Eve Sicurella is student at GCU and a wonderful addition to the Holistic Health program. She will be doing blogs and presentations through out the year for the GCU Wellness Program. I hope you enjoy her blog post about her visit to the counseling center at GCU.
Several weeks ago an e-mail via The Angel Network arrived in my mailbox about workshops being held on stress, anxiety and phobias. I’m married for 28 years and when I turned 50, decided to finish my degree. I sometimes experience anxiety brought on by stressors related to my living in overcrowded (and expensive)New Jersey. The stress increases as I wonder how to make time for a relationship with my husband while going to school and running my own business. The stress escalates as I wonder how to pay off my student loans at this time in my life. (Does any of that juggling act sound familiar to you?) Even though I’ve put together a support network that keeps me from being a frequent passenger on the crazy train, I was nonetheless intrigued by this workshop. Although I couldn’t attend because of scheduling conflicts, I decided to get over to theGCUCounselingCenter(which sponsored the workshops) and see what was happening there.
GCU CC is located on the second floor of the Casino. Upon walking through large wooden doors, it was as if I’d just entered a sanctuary and that anything I brought there would be safe. I was greeted by Stephanie, an intern genuinely helpful in answering my questions who then referred me to John Viterito (a counselor) to talk further.
I learned that GCU CC not only provides a caring, supportive atmosphere for those individuals with “healthy” distress (such as the incompatible roommate or the pressure of meeting many deadlines) but for those dealing with the more weighty difficulties of depression or addiction. I was glad to know there was help for the vast diversity of situations that could walk through those doors. There are two counselors, a psychologist, and a pre-doctoral intern on staff to counsel students as well as a referral network for help off campus. The GCU CC sponsors workshops/groups ranging from GRAD (Get Rid of Anxiety Discussion) and “Wanna Talk About It” (topics vary depending on attendee choice) to special events such as the one for 9/11.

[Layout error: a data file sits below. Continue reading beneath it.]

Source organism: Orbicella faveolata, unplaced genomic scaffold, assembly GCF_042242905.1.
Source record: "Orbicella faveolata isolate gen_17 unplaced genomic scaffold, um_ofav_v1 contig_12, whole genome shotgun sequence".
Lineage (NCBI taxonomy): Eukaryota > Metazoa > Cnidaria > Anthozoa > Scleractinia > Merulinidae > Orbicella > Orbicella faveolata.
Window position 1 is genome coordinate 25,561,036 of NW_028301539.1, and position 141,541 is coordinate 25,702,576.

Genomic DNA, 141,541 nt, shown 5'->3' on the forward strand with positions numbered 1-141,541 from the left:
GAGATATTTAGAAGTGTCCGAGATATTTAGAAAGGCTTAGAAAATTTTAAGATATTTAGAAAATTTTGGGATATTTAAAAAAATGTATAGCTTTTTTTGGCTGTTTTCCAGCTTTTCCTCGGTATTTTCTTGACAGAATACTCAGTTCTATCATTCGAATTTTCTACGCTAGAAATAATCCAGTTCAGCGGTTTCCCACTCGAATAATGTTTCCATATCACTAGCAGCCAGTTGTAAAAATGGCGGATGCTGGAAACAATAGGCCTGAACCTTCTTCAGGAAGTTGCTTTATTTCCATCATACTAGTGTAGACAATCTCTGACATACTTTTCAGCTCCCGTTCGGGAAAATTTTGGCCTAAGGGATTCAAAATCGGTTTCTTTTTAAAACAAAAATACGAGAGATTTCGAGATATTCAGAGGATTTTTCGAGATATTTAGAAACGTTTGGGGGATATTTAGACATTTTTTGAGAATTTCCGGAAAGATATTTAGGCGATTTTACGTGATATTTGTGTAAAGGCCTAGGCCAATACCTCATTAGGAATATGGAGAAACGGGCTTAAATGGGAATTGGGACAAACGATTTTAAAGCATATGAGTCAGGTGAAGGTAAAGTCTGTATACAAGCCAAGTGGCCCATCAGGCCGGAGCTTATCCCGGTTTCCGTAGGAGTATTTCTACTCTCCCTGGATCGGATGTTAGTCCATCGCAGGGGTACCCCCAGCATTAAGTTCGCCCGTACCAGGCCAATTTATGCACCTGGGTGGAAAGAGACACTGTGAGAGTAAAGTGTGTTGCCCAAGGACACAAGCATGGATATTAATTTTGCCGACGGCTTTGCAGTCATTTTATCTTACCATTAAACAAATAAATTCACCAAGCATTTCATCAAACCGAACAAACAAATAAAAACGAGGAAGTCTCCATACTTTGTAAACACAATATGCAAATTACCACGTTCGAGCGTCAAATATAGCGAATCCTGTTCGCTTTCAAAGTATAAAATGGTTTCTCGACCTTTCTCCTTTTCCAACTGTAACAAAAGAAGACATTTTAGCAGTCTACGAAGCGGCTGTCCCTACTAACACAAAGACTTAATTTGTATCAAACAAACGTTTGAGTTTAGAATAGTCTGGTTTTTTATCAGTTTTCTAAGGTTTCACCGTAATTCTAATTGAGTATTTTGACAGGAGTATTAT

The experience of stress tends to be intensely subjective and can result in a sense of isolation when feeling overwhelmed by feelings or thoughts not understood. If we don’t understand, we tend to think that others won’t understand so we suffer quietly (or perhaps not so quietly depending on the personality). What can be helpful is building a support network.
Building a support network will help you become more objective about your perception of what’s happening in your life. A support network can include sharing what is going on with someone you trust. It can also include finding ways to quiet your mind so a more objective picture of your responses will arise. Some of those ways for me are writing, meditation, and physical activity (gardening, walking, bike-riding). The key is to find that which produces the best results for you. This will likely be a trial and error process which is well worth the effort because you will come to know that you are capable of taking responsibility for how you perceive the world. Having options instills you with a sense of your own power and ability.
I’d encourage you to begin the journey of exploring what it is that helps you to manage stress and anxiety. It will be a precious asset to you as you move through one world (GCU) to the next. If you need help taking that first step, you can reach out to GCU CC at 732-987-2680 or post on this blog sponsored by the Holistic Health program – there are some effective techniques and ways of managing your life that you can find out about here. Remember, there are supportive, caring people all around you who have been on this journey and who are willing to walk with you until you are strong enough to walk on your own.